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Customers Seek Cheaper Rates

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A Call To Change
Internet Revolution Reaches The Telephone Business As Customers Seek Cheaper Rates, More Features

September 19, 2004

By Suzanne King

You may have seen some of the $25 million ad campaign AT&T Corp. rolled out during the Olympic Games.

There was the ad about the mother whose smart little girl sets up a conference call with her friends and in minutes organizes a street hockey game, the one about the father who waits for the baby sitter to call his home telephone while he and his family run errands all over town, and the one about the man who sleeps peacefully while his telephone system blocks early morning calls from his mother-in-law in Ireland.

If you were wondering what all this fuss was about, the answer lies in the Internet.

The company is advertising its version of Internet phone service, the newest wave to sweep the telephone business.

Like the Internet revolution that captivated us last decade, Internet telephone services, such as AT&T's CallVantage, are poised to take the world by storm as consumers look for cheaper telephone service with richer options and features.

At least that's what AT&T and dozens of smaller Internet phone companies are hoping as they compete to take customers from traditional local phone companies.

“Consumers now have a choice,” said Jason Talley, chief executive of Nuvio Corp., a Kansas City-based Internet phone company that sells its service through independent Internet providers. “And the choice is to switch totally outside the provider you have.”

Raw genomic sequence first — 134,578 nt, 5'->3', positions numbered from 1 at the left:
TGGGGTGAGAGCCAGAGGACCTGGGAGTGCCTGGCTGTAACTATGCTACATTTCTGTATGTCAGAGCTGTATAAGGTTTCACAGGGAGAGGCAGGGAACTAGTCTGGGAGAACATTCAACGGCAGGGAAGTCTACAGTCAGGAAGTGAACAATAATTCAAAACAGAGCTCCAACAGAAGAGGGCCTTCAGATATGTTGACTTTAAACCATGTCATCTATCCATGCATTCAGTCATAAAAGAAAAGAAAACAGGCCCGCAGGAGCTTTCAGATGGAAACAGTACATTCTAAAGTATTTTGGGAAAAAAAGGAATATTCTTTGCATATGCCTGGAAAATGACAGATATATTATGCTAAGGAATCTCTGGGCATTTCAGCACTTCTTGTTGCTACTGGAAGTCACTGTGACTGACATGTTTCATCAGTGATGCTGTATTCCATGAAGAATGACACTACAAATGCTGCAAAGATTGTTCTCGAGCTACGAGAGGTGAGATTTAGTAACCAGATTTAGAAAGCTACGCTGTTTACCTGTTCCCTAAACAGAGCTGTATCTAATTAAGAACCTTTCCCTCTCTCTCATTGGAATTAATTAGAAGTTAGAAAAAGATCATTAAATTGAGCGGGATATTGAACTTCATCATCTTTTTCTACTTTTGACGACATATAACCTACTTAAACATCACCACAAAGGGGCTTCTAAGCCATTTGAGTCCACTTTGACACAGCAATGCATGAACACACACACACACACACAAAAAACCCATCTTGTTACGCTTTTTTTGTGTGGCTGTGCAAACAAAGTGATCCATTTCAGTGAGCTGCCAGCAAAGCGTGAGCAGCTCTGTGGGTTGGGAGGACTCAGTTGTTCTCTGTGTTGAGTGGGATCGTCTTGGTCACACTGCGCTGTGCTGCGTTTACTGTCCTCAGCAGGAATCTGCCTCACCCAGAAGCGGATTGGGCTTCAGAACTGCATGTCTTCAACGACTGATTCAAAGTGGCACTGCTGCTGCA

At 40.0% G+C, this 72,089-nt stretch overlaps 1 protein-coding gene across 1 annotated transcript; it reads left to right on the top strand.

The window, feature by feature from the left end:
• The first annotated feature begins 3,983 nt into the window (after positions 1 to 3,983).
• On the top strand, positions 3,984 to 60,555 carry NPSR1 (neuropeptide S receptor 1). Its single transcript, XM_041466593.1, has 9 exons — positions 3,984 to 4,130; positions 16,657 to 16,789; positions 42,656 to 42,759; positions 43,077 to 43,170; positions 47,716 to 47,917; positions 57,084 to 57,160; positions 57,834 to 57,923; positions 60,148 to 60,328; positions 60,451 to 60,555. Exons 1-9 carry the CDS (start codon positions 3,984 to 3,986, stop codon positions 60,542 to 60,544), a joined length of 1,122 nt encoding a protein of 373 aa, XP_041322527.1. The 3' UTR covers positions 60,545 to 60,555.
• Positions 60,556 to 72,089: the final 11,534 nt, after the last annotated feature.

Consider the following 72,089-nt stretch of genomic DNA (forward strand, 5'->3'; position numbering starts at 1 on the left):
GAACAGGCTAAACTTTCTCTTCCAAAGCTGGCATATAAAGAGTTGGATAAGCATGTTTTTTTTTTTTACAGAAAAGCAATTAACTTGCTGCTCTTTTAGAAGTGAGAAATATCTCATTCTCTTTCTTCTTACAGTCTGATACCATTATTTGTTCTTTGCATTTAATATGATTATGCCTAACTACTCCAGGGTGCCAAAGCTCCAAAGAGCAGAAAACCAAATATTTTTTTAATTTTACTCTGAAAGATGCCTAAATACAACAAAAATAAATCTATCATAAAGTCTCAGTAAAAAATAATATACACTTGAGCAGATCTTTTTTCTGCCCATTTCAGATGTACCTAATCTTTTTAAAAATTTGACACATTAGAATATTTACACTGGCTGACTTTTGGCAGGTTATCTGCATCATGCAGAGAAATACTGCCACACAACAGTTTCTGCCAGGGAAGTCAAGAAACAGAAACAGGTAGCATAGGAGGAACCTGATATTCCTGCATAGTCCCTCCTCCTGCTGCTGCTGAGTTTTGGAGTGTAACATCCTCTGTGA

But predictions about Internet phone service dominating the consumer market have yet to be realized.

For now, Internet phone service is relatively untested by most of the public. Analysts estimate that by the end of the year there will be around 700,000 Internet phone users — still a relatively paltry number.

Although signs are pointing toward growth — one estimate expects the number of users to swell to 7 million by the end of 2008 — many consumers still haven't heard of the service.

Daryl Schoolar, a senior analyst with the research firm In-Stat/MDR, said Internet phone companies will pick up customers in coming years for two primary reasons: They can sell their service at cut-rate prices, and they can include state-of-the-art extras such as portable phone numbers and customized voice mail that traditional phone services can't offer.

“Price gets the consumer in the door, and the value-added features close the door,” Schoolar said.

But there's a catch.

To save money and get the new features that come with Internet phone service, you'll need a broadband Internet connection. That means consumers who aren't already paying $30 or $40 a month for DSL or cable modem service won't have Internet phone service until they do.

The technology

What exactly is Internet phone service?

Think of it as an application like e-mail that rides over your high-speed Internet connection.

Internet phone service, known as VoIP, for Voice over Internet Protocol, transmits phone calls by translating them into digital packets and then sending them over the Internet.

Vonage, which is one of the biggest Net service providers, Nuvio and AT&T all send calls over the public Internet. But other Internet phone service providers, like Time Warner Cable, send calls over a private Internet protocol network.